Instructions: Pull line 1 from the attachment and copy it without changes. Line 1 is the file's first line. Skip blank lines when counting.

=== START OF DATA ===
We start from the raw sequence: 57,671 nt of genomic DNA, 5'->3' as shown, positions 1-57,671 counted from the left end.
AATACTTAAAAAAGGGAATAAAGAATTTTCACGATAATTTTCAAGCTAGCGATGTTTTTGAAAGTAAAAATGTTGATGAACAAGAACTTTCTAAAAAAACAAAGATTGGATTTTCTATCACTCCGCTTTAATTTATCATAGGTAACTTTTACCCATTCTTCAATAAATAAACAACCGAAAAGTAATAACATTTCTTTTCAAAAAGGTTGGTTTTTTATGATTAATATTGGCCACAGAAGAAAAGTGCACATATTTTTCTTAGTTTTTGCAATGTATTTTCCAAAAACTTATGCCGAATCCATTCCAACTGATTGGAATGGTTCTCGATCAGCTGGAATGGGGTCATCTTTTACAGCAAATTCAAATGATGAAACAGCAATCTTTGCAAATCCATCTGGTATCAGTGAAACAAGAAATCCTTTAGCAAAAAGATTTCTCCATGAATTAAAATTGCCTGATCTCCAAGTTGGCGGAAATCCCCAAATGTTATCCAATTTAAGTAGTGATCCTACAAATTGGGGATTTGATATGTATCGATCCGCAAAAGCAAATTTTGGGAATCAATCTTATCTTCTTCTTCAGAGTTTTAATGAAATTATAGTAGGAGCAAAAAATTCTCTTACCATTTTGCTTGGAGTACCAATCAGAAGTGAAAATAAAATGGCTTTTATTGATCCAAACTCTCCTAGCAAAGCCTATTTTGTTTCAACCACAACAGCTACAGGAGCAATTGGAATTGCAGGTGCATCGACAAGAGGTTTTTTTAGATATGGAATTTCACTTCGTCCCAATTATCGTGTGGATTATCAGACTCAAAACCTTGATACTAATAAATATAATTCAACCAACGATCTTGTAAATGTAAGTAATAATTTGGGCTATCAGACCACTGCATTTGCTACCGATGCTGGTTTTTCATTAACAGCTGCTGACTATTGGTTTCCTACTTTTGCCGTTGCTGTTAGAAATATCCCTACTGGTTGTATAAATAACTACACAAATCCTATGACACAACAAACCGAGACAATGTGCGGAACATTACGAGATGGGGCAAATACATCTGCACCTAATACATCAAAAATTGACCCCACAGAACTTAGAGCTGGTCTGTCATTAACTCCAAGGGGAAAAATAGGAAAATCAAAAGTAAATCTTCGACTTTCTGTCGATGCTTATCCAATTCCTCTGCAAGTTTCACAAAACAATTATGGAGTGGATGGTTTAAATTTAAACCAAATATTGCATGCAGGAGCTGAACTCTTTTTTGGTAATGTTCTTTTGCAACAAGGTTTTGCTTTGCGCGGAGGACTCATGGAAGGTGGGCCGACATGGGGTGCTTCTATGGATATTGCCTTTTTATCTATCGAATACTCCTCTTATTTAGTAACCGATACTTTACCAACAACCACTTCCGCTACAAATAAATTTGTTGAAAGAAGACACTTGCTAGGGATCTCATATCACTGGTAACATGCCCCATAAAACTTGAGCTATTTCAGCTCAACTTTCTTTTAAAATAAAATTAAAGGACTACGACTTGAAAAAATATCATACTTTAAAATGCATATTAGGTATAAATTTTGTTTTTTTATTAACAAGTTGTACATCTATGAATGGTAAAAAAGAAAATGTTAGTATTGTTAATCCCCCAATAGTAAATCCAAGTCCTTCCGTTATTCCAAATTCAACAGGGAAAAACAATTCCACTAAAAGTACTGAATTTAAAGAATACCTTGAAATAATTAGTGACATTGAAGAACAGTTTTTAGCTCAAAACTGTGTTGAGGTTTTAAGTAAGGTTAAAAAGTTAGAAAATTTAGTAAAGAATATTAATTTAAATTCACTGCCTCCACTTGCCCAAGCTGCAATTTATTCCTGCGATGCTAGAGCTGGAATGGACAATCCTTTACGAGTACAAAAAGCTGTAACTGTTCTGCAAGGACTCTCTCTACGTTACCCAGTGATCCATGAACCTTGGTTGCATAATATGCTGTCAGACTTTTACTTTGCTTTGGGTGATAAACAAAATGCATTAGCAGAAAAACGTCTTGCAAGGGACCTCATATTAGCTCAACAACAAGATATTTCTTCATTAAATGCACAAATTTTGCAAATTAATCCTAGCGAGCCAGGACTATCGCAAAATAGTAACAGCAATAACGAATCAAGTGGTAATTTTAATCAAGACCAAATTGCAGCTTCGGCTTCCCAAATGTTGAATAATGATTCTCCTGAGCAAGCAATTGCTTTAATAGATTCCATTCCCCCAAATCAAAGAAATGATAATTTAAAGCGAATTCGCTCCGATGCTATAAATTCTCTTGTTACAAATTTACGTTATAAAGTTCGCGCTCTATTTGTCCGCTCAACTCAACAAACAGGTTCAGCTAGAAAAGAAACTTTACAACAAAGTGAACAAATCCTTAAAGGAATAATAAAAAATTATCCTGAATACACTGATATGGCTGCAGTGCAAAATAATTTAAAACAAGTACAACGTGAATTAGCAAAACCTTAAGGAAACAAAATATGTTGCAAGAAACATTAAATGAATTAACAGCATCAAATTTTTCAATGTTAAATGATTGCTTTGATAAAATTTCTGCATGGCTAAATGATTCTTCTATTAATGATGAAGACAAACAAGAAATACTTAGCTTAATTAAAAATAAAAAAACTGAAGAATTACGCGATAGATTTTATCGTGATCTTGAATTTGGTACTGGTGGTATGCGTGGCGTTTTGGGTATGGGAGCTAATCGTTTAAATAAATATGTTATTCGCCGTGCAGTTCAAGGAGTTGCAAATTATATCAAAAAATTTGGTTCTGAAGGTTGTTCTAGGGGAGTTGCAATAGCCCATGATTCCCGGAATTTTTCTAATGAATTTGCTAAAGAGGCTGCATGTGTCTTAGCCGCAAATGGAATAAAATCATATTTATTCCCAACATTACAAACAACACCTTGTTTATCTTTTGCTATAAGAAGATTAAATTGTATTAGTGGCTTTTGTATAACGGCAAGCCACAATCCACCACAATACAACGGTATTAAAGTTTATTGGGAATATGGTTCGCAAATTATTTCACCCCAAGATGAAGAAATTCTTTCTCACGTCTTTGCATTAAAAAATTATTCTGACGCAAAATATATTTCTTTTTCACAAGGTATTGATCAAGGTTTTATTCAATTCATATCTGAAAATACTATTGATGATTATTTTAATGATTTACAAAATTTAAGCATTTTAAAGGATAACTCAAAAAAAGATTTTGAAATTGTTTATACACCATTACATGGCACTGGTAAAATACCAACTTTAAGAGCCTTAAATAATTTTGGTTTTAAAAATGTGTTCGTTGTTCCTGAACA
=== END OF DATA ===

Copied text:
We start from the raw sequence: 57,671 nt of genomic DNA, 5'->3' as shown, positions 1-57,671 counted from the left end.